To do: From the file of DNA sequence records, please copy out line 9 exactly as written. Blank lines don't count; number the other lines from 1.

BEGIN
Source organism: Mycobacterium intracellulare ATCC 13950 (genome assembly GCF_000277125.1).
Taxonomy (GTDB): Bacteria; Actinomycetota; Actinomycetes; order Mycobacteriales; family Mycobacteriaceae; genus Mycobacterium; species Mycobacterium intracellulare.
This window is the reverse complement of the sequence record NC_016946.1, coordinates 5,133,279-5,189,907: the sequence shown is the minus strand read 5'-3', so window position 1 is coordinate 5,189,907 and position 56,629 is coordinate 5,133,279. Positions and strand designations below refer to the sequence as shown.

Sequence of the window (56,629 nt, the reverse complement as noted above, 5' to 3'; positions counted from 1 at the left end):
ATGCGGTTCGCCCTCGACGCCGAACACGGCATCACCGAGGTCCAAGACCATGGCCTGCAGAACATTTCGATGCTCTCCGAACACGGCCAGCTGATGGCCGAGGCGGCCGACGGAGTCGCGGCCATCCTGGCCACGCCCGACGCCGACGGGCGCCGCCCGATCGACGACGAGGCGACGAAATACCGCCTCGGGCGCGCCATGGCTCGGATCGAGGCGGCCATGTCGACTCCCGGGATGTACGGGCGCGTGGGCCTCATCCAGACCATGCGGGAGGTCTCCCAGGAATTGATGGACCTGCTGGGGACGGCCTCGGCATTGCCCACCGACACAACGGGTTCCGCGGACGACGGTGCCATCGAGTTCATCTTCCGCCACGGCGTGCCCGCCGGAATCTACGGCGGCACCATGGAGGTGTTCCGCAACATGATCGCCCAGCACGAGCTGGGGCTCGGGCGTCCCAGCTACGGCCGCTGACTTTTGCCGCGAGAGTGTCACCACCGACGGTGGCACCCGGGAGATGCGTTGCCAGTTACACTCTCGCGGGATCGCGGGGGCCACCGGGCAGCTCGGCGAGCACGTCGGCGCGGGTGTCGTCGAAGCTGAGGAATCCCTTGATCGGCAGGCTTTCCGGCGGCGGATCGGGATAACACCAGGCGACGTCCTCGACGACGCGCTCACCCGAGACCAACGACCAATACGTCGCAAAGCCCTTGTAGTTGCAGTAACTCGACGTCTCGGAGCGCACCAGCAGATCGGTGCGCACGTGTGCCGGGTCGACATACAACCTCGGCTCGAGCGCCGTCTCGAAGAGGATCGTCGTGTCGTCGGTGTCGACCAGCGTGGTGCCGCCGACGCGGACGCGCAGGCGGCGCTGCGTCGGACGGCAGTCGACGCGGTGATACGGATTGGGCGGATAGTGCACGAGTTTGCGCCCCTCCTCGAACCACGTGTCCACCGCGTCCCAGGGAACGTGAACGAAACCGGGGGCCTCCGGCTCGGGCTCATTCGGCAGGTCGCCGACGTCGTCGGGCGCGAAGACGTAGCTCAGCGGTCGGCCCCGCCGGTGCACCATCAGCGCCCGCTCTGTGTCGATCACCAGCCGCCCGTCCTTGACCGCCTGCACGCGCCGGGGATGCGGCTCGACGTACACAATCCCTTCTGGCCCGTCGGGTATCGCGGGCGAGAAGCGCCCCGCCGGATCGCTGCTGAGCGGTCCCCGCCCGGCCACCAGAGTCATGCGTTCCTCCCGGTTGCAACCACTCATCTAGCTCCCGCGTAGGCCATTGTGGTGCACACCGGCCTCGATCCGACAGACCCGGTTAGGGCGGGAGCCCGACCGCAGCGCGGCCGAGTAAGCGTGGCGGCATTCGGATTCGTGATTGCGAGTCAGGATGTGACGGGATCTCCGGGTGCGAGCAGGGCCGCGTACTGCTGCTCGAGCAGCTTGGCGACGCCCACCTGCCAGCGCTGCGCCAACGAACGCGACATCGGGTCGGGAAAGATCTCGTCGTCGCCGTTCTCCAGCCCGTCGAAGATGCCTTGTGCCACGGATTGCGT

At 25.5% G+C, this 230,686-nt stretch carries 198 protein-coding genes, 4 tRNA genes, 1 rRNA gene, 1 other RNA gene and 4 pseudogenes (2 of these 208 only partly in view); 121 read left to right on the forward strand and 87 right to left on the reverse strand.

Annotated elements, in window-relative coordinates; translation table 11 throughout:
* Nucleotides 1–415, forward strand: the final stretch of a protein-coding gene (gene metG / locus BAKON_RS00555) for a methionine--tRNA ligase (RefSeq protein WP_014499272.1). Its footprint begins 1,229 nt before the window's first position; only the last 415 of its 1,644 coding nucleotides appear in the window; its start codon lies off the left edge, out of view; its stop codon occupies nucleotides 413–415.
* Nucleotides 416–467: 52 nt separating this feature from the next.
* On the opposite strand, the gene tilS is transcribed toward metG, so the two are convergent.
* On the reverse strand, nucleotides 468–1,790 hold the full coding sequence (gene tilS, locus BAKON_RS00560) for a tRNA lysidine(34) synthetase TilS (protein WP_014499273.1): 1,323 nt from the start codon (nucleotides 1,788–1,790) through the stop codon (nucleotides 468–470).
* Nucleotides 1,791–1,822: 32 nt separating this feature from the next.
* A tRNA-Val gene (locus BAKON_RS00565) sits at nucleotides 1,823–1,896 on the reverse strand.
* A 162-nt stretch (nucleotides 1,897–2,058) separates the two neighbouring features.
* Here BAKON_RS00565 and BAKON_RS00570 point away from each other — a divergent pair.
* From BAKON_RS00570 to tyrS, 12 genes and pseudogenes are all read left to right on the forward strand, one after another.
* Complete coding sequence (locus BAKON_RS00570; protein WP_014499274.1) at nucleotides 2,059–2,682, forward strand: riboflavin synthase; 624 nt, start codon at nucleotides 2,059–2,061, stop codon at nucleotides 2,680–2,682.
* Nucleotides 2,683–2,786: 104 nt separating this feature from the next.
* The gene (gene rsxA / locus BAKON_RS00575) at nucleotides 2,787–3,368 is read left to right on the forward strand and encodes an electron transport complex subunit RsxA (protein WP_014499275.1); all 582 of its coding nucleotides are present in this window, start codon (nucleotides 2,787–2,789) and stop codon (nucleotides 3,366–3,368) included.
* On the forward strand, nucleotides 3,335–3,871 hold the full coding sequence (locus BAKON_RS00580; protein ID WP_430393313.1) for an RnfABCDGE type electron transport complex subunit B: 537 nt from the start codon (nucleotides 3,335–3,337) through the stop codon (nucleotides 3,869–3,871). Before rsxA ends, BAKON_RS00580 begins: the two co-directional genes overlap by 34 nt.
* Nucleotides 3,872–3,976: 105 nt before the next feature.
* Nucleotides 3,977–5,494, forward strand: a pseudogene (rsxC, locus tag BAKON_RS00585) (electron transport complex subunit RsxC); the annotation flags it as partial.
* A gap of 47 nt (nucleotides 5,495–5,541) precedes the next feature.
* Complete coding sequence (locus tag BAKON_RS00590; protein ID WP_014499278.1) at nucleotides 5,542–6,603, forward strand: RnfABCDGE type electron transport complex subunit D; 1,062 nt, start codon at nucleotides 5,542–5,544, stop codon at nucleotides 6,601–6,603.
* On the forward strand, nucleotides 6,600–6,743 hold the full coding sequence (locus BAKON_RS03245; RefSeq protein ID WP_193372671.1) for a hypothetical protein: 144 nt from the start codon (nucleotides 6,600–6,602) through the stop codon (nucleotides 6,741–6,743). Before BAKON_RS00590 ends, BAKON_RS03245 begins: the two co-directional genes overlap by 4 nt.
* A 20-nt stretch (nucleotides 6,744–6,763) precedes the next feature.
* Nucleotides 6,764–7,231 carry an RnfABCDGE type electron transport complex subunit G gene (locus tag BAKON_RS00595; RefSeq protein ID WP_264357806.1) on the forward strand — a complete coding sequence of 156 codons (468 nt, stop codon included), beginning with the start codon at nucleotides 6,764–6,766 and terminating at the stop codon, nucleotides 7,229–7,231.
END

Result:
* Nucleotides 416–467: 52 nt separating this feature from the next.